Re: thought-experiment

Ted (
17 Sep 1996 12:56:53 GMT

Len Piotrowski ( wrote:
: In article <51fo3i$> (Bryant) writes:
: >In article <m-pg0123.842738796@mrslate>,
: >Paul Gallagher <> wrote:
: >The favored sociobiological/evolutionary psychological perspective, I think,
: >currently is that species-typical evolved psychological adaptations
: >generate a diversity of cultural elements in different ecological and
: >historical settings. You describe a behavioral genetics view above.
: How can there be an evolved generalized psychological adaptation for every
: ecological and historical settings known for human culture?

The ability to learn seems to be a good example of such a generalized
psychological adaptation. Granted, an individual's ability to learn must
be brought out and varies greatly with environment (including culture).
However, the fact that all humans can learn, while many animals can't,
indicates that the ability to learn is genetic.

: >>I am suggesting that a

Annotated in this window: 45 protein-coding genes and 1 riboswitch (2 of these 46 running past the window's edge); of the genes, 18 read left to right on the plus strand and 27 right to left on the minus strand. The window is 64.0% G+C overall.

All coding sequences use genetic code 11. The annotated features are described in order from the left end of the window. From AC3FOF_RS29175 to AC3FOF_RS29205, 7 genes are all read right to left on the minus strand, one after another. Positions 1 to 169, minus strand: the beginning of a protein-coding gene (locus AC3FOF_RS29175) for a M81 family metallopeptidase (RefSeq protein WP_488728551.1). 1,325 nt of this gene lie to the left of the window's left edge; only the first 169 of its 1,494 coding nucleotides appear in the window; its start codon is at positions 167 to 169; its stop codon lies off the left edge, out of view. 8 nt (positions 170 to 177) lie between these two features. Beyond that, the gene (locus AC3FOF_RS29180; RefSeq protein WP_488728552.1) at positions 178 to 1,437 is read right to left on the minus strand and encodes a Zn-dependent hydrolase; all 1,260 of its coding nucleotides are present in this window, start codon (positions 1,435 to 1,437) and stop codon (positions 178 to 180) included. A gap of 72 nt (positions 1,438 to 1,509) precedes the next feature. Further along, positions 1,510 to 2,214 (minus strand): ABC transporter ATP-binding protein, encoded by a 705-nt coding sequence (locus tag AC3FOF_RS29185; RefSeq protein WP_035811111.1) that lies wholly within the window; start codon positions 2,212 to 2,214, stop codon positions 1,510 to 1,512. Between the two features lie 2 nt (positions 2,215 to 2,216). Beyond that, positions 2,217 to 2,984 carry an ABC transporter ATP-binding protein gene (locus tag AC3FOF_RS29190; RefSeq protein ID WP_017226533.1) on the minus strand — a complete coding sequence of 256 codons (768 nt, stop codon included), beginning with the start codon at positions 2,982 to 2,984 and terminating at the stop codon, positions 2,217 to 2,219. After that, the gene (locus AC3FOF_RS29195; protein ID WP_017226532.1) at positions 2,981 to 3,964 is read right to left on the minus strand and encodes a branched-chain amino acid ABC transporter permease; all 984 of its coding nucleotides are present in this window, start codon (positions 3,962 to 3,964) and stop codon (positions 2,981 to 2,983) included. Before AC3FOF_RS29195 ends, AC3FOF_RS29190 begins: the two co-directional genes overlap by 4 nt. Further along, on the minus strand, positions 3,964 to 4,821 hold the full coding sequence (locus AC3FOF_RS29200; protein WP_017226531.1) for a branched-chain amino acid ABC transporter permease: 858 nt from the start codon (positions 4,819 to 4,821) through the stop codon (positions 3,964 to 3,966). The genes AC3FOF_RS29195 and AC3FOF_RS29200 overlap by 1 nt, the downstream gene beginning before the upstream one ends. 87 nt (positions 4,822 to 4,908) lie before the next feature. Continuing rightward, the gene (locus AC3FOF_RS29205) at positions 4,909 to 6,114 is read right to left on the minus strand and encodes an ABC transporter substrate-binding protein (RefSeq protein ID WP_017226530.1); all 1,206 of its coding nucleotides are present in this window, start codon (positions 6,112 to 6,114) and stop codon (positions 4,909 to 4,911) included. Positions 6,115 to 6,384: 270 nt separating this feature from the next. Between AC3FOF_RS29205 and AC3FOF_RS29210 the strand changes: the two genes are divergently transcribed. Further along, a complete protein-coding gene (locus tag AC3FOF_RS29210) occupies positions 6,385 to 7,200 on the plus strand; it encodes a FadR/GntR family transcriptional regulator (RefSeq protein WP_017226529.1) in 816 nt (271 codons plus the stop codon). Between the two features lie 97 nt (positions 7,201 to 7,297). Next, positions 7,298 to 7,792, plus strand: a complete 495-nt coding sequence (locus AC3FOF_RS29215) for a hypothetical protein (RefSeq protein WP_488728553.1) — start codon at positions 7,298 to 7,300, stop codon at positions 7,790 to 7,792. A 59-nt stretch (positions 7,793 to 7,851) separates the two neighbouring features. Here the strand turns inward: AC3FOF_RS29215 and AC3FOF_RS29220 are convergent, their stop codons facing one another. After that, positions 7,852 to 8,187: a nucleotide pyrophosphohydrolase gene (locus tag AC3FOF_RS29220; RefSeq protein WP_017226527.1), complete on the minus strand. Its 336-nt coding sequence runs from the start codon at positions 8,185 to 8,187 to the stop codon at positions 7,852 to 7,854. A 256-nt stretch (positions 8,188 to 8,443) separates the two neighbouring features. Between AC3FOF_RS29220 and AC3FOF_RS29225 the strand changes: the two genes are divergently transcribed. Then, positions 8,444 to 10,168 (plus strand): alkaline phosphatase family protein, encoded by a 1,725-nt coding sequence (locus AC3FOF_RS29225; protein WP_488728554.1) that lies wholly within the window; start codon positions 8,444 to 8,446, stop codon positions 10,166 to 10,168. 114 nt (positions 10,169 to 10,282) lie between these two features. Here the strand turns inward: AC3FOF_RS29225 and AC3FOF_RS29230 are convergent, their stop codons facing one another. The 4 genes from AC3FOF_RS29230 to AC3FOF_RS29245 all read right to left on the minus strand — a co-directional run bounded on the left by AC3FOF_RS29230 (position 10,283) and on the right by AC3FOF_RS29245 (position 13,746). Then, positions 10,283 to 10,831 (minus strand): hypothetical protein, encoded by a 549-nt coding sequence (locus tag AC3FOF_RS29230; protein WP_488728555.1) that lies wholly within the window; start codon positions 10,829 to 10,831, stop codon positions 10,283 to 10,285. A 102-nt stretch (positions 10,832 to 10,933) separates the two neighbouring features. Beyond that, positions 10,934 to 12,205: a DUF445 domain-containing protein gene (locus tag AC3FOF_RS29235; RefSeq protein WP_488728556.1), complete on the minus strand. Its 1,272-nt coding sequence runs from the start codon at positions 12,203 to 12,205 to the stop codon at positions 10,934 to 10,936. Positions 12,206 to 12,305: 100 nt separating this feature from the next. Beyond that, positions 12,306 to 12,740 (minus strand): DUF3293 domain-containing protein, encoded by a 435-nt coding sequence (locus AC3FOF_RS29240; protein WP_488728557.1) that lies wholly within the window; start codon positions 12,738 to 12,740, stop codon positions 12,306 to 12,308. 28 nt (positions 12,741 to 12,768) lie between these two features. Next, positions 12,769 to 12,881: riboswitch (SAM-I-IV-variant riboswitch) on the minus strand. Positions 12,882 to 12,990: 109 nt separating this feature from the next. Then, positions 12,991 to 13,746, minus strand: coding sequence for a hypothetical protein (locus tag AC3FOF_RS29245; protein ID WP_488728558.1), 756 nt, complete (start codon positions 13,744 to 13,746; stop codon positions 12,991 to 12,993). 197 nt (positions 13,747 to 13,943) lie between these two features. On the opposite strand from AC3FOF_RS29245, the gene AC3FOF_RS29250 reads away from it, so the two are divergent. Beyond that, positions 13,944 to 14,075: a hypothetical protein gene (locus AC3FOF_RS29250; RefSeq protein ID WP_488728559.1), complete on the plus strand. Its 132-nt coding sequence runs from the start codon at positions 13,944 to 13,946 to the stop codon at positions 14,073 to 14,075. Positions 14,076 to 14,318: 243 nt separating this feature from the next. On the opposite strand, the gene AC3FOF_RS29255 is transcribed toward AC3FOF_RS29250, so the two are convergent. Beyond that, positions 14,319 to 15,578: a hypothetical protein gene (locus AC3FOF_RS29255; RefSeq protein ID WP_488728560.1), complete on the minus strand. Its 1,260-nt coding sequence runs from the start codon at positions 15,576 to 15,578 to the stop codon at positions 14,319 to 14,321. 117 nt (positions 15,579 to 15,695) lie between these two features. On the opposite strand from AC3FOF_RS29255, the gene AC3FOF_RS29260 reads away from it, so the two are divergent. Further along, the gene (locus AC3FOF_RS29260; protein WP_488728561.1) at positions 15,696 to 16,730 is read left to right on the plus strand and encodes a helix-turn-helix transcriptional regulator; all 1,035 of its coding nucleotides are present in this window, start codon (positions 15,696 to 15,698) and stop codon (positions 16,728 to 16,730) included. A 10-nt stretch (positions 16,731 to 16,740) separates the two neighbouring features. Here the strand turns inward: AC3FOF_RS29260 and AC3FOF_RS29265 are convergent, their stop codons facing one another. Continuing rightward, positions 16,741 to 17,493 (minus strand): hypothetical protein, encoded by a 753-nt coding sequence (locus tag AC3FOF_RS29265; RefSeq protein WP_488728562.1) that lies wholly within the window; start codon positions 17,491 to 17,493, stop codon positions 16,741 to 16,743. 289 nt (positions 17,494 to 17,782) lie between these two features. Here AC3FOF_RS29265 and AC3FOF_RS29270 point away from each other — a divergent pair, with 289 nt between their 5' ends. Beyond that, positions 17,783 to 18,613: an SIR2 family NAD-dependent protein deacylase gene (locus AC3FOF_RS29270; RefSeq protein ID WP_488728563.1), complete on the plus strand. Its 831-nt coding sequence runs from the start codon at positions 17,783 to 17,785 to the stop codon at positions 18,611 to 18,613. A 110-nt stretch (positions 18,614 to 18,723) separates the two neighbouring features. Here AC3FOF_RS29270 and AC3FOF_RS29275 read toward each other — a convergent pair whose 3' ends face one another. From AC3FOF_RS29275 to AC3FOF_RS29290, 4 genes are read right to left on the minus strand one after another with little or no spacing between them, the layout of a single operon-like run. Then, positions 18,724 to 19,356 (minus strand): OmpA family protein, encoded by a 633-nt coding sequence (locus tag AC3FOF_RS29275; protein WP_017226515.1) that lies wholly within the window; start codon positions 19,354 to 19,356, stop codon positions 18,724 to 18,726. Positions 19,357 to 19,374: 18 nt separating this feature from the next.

: >>culture that is autonomous from the genes would better serve the
: >>reproduction of the genes than a culture that is determined by the genes.
: >Superorganic theory? Why would practices be adopted which do not reflect
: >evolved individual strivings?

Actually, such a culture would seem to better reflect evolved individual
strivings. I don't see it as 'superorganic', but, rather, as being more
flexible and responsive than a culture that is based, directly or
indirectly, on genes. At least, if I understand Paul's post...

The problem is, however, that this sort of culture could, by its very
nature, be detrimentally unstable.

Anyway, I'd write more, but work calls. Very annoying.